There are nuanced ways he tied the two structures together. The color of the addition’s skin, made with sand from nearby Monterey Bay, corresponds to the color of the marble Botta used on the oculus. And in the original, Botta created a series of terraces that step upward—a “wedding cake design,” as Dykers calls it—and the addition extends this rhythm upward in its own setbacks.
But Dykers also made notable departures. Whereas the Botta building is squat and solid, framed by thickened walls, Snøhetta’s is vertical and light, emphasizing transparency. That feeling of openness was one of Dykers’s principle objectives. “Many people think that modern art is alien to their lives,” he says. “But to open up that world to people is what the museum is all about.”
Dykers achieves openness in a number of ways. First, there’s the transparency of the ground-level spaces. Glass openings connect the sidewalk with the first-floor gallery (which remains free and open to anyone), providing a visual connectivity between the museum and the city. Dykers designed the building’s circulation to be inviting, too, making the stairs as enticing as possible. “When you take a stair, you feel more connected to a place than if you push a button and wait for the [elevator] doors to open,” he says. The challenge for SFMOMA, though, was the very verticality of the expansion. “Museums, like many things, work best horizontally,” Dykers says. “People don’t like to go up and down too much, so we had to make interesting ways for people to move between the floors—without a sense of being funneled into a staircase.”
Despite Dykers’s warmth and candor speaking about the SFMOMA project, the experience wasn’t all a bed of roses. When Snøhetta unveiled the scheme in 2011, as is often the case with museum projects, it wasn’t immediately met with glowing reviews. “The new wing is a chiseled behemoth,” wrote Christopher Hawthorne, the Los Angeles Times’s architecture critic, “and though it does its best to hide, trim, shade, and disguise its bulk, the result is somehow disingenuous, impressive and amusing all at once, like an iceberg trying to convince everybody that it is in fact an ice cube.”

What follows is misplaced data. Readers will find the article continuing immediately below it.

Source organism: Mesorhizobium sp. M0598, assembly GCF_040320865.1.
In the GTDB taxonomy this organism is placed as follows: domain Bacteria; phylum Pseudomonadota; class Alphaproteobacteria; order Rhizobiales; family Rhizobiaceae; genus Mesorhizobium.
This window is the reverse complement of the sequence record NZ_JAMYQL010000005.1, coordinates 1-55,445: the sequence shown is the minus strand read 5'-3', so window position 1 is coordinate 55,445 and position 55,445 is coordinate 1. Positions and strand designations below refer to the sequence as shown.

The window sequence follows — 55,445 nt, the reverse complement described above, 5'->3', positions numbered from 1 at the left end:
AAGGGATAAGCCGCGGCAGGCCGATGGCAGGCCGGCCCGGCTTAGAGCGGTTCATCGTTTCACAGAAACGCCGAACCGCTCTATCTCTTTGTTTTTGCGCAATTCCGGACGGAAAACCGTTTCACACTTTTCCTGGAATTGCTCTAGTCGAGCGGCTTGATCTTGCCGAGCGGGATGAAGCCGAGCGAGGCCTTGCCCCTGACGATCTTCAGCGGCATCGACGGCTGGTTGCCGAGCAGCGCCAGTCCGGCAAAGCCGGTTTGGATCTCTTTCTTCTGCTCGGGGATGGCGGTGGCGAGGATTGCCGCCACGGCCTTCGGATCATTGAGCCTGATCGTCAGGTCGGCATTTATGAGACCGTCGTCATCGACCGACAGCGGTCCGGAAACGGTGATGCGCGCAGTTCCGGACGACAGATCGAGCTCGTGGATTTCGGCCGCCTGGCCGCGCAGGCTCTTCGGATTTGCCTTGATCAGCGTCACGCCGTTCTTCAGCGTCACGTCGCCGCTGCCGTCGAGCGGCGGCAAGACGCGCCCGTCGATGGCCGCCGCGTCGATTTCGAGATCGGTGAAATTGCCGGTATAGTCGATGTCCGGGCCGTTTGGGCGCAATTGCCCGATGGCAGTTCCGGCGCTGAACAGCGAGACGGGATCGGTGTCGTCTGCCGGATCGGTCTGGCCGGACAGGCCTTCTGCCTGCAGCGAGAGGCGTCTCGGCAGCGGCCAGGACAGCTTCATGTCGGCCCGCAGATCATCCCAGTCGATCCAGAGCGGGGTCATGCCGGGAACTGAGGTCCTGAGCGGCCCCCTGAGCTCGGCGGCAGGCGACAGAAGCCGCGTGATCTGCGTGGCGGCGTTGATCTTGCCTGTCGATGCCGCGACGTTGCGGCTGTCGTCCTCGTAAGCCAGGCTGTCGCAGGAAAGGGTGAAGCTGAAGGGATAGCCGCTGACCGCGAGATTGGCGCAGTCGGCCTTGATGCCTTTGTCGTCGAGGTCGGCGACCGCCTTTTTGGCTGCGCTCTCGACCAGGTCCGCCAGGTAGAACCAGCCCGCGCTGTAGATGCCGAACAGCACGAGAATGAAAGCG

Dykers lets those kinds of criticisms roll off. “All museum expansions elicit reactions, and we knew that going in,” he says. “We were surprised, actually, that we had unanimous approval all the way through the process.”
Already, the project has given a big shot of B12 to the Bay Area’s art scene. Two art-world titans, the gallerists Larry Gagosian and John Berggruen, are poised to open new outposts opposite SFMOMA’s entrance. Anton Kern and Andrew Kreps have also announced they’ll be unveiling San Francisco locations and tying opening dates to the museum’s relaunch. And Untitled, the art fair based in Miami, has announced a San Francisco edition to take place next January. “The last three years have been a long dry spell, so having a strong museum of contemporary art back up and running raises the temperature in the community,” says San Francisco Chronicle art critic Charles Desmarais. “But,” he goes on to caution, “people will want to capitalize in the short term, so one thing we’ll be watching is how long they’ll stick it out. Berggruen is a solid business and part of the community, so his move makes sense. For others, we’ll have to wait and see.”
If Snøhetta’s track record of creating robust urban interventions is any indication, SFMOMA’s new building will continue to spur plenty of activity, cultural and otherwise, both inside and outside its walls. Dykers will certainly be back next year to check in on it, studying the unexpected ways in which it’s being used.